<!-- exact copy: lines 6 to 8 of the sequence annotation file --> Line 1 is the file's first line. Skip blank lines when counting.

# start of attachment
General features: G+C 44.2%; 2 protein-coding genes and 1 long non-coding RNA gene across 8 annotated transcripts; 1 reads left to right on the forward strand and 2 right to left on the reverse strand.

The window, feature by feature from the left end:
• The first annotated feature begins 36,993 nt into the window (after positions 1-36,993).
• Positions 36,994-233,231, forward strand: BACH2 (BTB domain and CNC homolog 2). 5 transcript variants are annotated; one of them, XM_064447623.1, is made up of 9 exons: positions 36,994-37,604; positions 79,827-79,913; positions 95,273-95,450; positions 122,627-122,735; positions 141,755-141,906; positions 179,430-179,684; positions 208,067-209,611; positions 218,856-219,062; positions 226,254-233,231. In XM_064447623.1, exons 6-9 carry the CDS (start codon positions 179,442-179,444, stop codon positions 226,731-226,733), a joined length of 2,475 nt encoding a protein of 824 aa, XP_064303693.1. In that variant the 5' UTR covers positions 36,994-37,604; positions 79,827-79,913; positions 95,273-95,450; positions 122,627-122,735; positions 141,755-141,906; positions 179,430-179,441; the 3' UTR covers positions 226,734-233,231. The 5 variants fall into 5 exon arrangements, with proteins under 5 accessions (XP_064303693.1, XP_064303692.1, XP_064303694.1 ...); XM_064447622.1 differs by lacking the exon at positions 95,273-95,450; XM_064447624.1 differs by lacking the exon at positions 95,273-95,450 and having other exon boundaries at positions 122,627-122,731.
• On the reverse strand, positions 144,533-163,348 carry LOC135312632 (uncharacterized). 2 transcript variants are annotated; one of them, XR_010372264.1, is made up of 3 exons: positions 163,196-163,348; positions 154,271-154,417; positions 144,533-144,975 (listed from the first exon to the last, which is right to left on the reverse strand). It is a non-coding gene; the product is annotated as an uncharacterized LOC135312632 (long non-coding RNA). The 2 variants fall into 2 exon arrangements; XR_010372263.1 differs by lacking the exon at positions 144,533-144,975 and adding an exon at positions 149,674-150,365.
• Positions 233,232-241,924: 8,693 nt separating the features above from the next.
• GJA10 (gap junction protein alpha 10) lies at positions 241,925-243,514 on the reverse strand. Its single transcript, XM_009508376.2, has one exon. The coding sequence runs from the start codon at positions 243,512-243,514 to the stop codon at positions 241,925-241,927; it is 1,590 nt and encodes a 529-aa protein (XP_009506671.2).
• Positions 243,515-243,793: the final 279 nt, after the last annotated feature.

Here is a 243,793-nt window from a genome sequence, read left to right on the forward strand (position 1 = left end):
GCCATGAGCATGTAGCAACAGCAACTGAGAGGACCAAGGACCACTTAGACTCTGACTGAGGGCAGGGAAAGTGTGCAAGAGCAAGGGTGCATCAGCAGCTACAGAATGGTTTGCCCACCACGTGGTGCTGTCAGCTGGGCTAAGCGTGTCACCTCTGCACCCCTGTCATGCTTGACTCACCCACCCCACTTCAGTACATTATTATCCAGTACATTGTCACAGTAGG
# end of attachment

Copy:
• Positions 233,232-241,924: 8,693 nt separating the features above from the next.
• GJA10 (gap junction protein alpha 10) lies at positions 241,925-243,514 on the reverse strand. Its single transcript, XM_009508376.2, has one exon. The coding sequence runs from the start codon at positions 243,512-243,514 to the stop codon at positions 241,925-241,927; it is 1,590 nt and encodes a 529-aa protein (XP_009506671.2).
• Positions 243,515-243,793: the final 279 nt, after the last annotated feature.